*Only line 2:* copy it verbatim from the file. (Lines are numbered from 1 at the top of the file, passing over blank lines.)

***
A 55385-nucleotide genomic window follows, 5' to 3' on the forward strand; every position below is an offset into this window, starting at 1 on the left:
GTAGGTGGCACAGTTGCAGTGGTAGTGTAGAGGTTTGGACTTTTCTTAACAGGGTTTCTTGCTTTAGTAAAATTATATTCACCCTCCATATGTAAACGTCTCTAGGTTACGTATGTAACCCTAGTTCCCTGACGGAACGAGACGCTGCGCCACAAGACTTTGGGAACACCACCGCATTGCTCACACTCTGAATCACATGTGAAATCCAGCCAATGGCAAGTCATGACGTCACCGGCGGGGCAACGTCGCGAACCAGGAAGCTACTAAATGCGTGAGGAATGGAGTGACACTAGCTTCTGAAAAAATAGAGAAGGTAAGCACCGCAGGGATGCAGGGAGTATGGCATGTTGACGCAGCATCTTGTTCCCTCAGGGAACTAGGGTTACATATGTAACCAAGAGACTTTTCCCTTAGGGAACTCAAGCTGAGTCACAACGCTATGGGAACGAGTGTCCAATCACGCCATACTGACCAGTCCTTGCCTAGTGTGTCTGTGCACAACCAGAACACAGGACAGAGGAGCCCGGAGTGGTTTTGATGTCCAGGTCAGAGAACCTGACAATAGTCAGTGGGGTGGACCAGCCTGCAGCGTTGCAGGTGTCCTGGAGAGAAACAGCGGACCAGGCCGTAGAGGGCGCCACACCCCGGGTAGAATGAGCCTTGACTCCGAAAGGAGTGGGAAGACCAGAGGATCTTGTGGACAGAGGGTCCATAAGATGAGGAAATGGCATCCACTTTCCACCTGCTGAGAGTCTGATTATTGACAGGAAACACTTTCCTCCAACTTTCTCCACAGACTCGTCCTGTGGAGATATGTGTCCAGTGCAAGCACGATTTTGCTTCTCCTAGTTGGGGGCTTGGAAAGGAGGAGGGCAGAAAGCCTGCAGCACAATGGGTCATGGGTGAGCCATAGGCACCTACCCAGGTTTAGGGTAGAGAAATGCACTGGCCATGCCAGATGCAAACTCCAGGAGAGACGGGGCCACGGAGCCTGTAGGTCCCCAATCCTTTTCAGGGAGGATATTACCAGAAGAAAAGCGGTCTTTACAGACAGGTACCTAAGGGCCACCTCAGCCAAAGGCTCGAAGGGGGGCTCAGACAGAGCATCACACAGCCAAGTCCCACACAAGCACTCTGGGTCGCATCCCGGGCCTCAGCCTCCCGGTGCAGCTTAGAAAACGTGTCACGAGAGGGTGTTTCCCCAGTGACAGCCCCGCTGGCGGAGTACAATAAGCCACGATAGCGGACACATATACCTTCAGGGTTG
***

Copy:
GTAGGTGGCACAGTTGCAGTGGTAGTGTAGAGGTTTGGACTTTTCTTAACAGGGTTTCTTGCTTTAGTAAAATTATATTCACCCTCCATATGTAAACGTCTCTAGGTTACGTATGTAACCCTAGTTCCCTGACGGAACGAGACGCTGCGCCACAAGACTTTGGGAACACCACCGCATTGCTCACACTCTGAATCACATGTGAAATCCAGCCAATGGCAAGTCATGACGTCACCGGCGGGGCAACGTCGCGAACCAGGAAGCTACTAAATGCGTGAGGAATGGAGTGACACTAGCTTCTGAAAAAATAGAGAAGGTAAGCACCGCAGGGATGCAGGGAGTATGGCATGTTGACGCAGCATCTTGTTCCCTCAGGGAACTAGGGTTACATATGTAACCAAGAGACTTTTCCCTTAGGGAACTCAAGCTGAGTCACAACGCTATGGGAACGAGTGTCCAATCACGCCATACTGACCAGTCCTTGCCTAGTGTGTCTGTGCACAACCAGAACACAGGACAGAGGAGCCCGGAGTGGTTTTGATGTCCAGGTCAGAGAACCTGACAATAGTCAGTGGGGTGGACCAGCCTGCAGCGTTGCAGGTGTCCTGGAGAGAAACAGCGGACCAGGCCGTAGAGGGCGCCACACCCCGGGTAGAATGAGCCTTGACTCCGAAAGGAGTGGGAAGACCAGAGGATCTTGTGGACAGAGGGTCCATAAGATGAGGAAATGGCATCCACTTTCCACCTGCTGAGAGTCTGATTATTGACAGGAAACACTTTCCTCCAACTTTCTCCACAGACTCGTCCTGTGGAGATATGTGTCCAGTGCAAGCACGATTTTGCTTCTCCTAGTTGGGGGCTTGGAAAGGAGGAGGGCAGAAAGCCTGCAGCACAATGGGTCATGGGTGAGCCATAGGCACCTACCCAGGTTTAGGGTAGAGAAATGCACTGGCCATGCCAGATGCAAACTCCAGGAGAGACGGGGCCACGGAGCCTGTAGGTCCCCAATCCTTTTCAGGGAGGATATTACCAGAAGAAAAGCGGTCTTTACAGACAGGTACCTAAGGGCCACCTCAGCCAAAGGCTCGAAGGGGGGCTCAGACAGAGCATCACACAGCCAAGTCCCACACAAGCACTCTGGGTCGCATCCCGGGCCTCAGCCTCCCGGTGCAGCTTAGAAAACGTGTCACGAGAGGGTGTTTCCCCAGTGACAGCCCCGCTGGCGGAGTACAATAAGCCACGATAGCGGACACATATACCTTCAGGGTTG